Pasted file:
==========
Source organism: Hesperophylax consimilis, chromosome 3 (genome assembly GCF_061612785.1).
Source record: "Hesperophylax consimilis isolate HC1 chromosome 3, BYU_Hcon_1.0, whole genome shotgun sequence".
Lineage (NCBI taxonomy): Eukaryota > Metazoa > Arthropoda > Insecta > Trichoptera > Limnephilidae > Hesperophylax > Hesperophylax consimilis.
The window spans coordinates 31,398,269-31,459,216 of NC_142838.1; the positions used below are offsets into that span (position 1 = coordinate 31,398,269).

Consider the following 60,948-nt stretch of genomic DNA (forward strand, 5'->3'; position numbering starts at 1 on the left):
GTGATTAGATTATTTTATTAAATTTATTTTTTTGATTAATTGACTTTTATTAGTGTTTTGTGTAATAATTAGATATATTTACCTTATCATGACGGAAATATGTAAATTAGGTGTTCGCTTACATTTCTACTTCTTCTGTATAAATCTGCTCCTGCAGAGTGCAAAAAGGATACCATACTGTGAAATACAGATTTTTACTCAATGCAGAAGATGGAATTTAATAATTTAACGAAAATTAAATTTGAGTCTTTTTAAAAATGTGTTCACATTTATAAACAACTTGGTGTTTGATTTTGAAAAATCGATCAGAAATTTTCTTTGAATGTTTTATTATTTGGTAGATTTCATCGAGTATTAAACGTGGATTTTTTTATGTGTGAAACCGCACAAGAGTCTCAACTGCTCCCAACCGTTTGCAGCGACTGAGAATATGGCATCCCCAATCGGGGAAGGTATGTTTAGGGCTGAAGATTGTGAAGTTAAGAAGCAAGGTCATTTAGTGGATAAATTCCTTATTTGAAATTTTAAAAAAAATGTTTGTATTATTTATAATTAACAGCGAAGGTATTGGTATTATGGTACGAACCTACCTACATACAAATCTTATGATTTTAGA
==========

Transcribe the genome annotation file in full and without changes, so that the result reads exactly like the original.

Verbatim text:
Source organism: Hesperophylax consimilis, chromosome 3 (genome assembly GCF_061612785.1).
Source record: "Hesperophylax consimilis isolate HC1 chromosome 3, BYU_Hcon_1.0, whole genome shotgun sequence".
Lineage (NCBI taxonomy): Eukaryota > Metazoa > Arthropoda > Insecta > Trichoptera > Limnephilidae > Hesperophylax > Hesperophylax consimilis.
The window spans coordinates 31,398,269-31,459,216 of NC_142838.1; the positions used below are offsets into that span (position 1 = coordinate 31,398,269).

Consider the following 60,948-nt stretch of genomic DNA (forward strand, 5'->3'; position numbering starts at 1 on the left):
GTGATTAGATTATTTTATTAAATTTATTTTTTTGATTAATTGACTTTTATTAGTGTTTTGTGTAATAATTAGATATATTTACCTTATCATGACGGAAATATGTAAATTAGGTGTTCGCTTACATTTCTACTTCTTCTGTATAAATCTGCTCCTGCAGAGTGCAAAAAGGATACCATACTGTGAAATACAGATTTTTACTCAATGCAGAAGATGGAATTTAATAATTTAACGAAAATTAAATTTGAGTCTTTTTAAAAATGTGTTCACATTTATAAACAACTTGGTGTTTGATTTTGAAAAATCGATCAGAAATTTTCTTTGAATGTTTTATTATTTGGTAGATTTCATCGAGTATTAAACGTGGATTTTTTTATGTGTGAAACCGCACAAGAGTCTCAACTGCTCCCAACCGTTTGCAGCGACTGAGAATATGGCATCCCCAATCGGGGAAGGTATGTTTAGGGCTGAAGATTGTGAAGTTAAGAAGCAAGGTCATTTAGTGGATAAATTCCTTATTTGAAATTTTAAAAAAAATGTTTGTATTATTTATAATTAACAGCGAAGGTATTGGTATTATGGTACGAACCTACCTACATACAAATCTTATGATTTTAGA